WYSIWYG and Markdown support
“It also has the nice side-effect of teaching my students Markdown, given how the formatting buttons simply add Markdown formatting to the existing text. That’s quite nice.”

Also mentioned were many of the usual suspects:

  • Easy to upgrade, maintain and good plugin system
  • Responsive developer support on
  • Thoughtful touches like post-notices for first-time posters and time gap notices for replies to old posts are appreciated by users
  • Dynamic, live updates and notifications without reloading
  • Easy for new users to get started with; Clean and simple interface
  • Informative admin dashboard that gives us a window into the site’s operations

Feature & Plugin Showcase

In this section, we’d like to talk about a few popular Discourse features and plugins that can be very relevant for Science and Research-type communities. Both MIT-licensed plugins are available on all our hosting plans and any features mentioned here are included in the core Discourse feature set.

Discourse Math

Have you ever wondered if Discourse could help you do math? Our Math Plugin adds support for rendering mathematics within posts using LaTeX. Math can be added inline with text or displayed separately in a dedicated block.

Discourse Solved

Great answer? The Solved plugin allows users to accept solutions to their topics. Solved topics are marked with a check on the topic list, and the solution is automatically displayed at the bottom of the first post.

Highlighted code blocks

Need to post a ton of code snippets? No problem.

Highlight your code by clicking the </> button in the Discourse composer and type it in between the back-ticks.

Behind the scenes, Discourse uses the highlight.js library for syntax highlighting but the default code lang, autohighlight all code and highlighted languages settings can be used to tweak things further.

Auto-formatted tables

When copy-pasting tables from external spreadsheets directly, you’ll see that they retain formatting in the Discourse composer. This makes it much easier to showcase results right inside posts.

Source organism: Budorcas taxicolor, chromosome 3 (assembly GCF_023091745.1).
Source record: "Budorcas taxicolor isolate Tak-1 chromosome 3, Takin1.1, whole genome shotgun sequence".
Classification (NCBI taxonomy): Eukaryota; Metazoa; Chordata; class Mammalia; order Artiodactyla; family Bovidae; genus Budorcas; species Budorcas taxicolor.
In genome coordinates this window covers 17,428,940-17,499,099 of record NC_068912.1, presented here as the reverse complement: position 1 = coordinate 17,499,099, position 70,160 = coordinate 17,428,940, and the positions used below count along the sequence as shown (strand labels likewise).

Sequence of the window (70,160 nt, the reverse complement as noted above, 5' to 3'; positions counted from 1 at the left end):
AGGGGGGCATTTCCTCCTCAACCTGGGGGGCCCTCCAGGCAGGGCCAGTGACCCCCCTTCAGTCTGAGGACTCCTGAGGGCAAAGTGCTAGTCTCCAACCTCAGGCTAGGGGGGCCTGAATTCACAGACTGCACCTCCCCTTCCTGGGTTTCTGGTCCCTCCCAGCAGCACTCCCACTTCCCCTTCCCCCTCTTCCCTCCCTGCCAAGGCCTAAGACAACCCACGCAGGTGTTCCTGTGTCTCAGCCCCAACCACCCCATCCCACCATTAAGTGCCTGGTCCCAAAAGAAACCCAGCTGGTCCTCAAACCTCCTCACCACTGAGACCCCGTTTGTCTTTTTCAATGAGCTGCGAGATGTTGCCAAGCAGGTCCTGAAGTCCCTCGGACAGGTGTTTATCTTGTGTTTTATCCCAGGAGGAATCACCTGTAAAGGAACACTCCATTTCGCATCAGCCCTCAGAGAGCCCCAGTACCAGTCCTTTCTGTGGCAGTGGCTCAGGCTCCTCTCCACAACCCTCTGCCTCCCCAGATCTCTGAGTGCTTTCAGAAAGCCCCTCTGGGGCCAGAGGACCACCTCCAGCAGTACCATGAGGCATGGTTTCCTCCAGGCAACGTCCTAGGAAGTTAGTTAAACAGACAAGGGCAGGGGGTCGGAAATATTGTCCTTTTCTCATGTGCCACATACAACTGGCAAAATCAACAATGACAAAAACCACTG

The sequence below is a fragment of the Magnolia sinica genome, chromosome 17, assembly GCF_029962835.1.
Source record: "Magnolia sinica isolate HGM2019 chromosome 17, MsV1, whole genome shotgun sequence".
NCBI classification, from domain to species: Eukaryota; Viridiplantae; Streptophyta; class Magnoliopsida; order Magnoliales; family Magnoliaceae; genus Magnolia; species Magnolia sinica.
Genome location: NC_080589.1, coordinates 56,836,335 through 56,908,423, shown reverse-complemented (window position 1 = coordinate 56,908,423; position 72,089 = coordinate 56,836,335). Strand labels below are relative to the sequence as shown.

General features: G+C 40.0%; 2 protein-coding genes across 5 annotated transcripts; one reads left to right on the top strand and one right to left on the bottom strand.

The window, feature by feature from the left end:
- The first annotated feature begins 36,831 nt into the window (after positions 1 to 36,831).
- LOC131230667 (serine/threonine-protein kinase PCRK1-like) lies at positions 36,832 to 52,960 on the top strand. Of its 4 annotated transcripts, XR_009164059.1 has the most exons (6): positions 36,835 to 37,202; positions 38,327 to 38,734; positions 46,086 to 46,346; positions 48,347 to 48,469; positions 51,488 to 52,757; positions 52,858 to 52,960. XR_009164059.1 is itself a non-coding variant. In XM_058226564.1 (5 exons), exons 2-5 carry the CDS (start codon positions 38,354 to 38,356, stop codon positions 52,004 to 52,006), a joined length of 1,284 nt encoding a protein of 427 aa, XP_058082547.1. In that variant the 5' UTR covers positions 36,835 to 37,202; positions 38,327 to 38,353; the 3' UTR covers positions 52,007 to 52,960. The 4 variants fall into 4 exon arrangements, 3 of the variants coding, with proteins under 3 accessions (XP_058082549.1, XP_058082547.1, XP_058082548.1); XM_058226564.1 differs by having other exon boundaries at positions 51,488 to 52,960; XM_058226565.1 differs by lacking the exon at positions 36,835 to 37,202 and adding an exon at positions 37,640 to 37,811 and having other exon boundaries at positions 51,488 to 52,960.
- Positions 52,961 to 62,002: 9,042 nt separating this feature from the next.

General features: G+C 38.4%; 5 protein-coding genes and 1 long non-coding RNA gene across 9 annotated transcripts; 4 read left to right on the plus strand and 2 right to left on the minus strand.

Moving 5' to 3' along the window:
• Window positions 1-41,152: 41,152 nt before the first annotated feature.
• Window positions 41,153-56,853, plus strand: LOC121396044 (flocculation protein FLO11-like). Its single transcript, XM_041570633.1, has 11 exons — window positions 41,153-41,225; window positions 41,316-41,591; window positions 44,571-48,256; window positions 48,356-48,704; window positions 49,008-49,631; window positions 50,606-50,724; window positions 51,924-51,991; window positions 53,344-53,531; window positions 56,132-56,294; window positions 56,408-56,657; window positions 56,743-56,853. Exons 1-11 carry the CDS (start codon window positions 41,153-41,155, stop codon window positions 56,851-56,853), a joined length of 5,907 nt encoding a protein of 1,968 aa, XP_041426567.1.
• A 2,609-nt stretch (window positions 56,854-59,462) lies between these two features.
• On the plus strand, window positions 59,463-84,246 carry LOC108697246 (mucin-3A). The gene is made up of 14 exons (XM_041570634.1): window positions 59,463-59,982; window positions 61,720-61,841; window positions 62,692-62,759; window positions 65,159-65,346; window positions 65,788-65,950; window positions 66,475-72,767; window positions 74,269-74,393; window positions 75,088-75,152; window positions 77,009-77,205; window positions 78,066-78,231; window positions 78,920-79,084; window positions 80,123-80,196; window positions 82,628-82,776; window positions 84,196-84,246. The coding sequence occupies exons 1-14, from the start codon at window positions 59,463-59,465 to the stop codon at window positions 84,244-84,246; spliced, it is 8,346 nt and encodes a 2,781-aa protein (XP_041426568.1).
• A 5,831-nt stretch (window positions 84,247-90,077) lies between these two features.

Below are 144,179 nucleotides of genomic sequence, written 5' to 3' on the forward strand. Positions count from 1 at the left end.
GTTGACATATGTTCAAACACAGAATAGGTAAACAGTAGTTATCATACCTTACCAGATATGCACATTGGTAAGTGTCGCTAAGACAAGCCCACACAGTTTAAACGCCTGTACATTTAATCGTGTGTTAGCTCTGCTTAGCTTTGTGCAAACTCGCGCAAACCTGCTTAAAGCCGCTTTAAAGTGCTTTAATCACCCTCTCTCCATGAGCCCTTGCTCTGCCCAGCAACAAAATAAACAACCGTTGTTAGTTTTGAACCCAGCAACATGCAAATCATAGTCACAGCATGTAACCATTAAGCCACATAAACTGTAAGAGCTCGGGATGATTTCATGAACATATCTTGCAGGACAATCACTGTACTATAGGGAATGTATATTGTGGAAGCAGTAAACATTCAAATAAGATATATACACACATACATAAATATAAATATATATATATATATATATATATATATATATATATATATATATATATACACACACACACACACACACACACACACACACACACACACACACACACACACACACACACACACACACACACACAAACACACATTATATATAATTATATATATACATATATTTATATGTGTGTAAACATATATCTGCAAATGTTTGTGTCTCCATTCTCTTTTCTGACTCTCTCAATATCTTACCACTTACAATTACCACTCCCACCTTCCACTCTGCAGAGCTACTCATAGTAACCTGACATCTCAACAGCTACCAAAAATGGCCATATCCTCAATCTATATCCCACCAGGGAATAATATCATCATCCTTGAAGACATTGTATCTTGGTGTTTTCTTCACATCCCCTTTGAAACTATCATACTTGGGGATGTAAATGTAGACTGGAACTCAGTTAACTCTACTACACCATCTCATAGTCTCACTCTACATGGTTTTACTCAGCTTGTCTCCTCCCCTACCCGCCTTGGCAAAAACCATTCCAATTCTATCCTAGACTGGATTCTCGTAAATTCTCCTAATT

What are some things that would make Discourse better?

  • Adding sitemap support by default or getting list of post URLs by categories will help in building general tools.
    While the former can be added only through the discourse-sitemap plugin, the latter can be achieved through a custom Data Explorer query. If you need help with this, feel free to ask us for help on
  • The biggest feature that would help us would be a category where students could post, instructors and staff could browser and read posts, but students couldn’t read each others posts. This would allow us to help students with their source code without allowing other students to see their submissions.
    We’ve seen this request a few times before but it’s not on the roadmap as of now! A perfect workaround for this is to ask students to send the assignments to the staff group through a personal message. This can be configured through the Who can message this group? setting.
  • Some of our users are joining only to participate in one specified category. It could be easier to mute everything, e.g. easy access to a list of all categories where one can check the categories to mute vs follow. Similarly would it be useful to enable following of specified tags.
    Yes, the default_mute_all site setting does exactly what your looking for! Besides that, users can control this in their preferences at Notifications > Categories and Notifications > Tags.
  • We have private boards we use to collect emails, as a quasi email help desk system. These emails come from people who might not have Discourse account. It would be nice if replying to one of these posts would automatically send the user the reply as an email.
    We added support for support inboxes and staged accounts a while ago through the email in setting. Once you enable that, head over to /groups > <group_name> > Manage > Interaction and fill in the “Custom incoming email address“ field. To make this clearer, we plan to update this space with a #howto topic for using Discourse as a support inbox.

Wondering if there are any educational discounts on our official hosting plans?

Sure! If you are legally recognized as an educational institution we offer an 85% discount on the Standard & Business plans. See the FAQs on our pricing page for more details.

Image result for scientists vector"

As always, we’re immensely thankful for having users that willingly engage with us to improve Discourse.

Big ups to ROOT (CERN), University of Illinois, OpenGenus, NeuroBB, The Materials Project, The Network for Computational Modeling in Social and Ecological Sciences (ComSES Net) and the Institute for Globally Distributed Open Research and Education (IGDORE).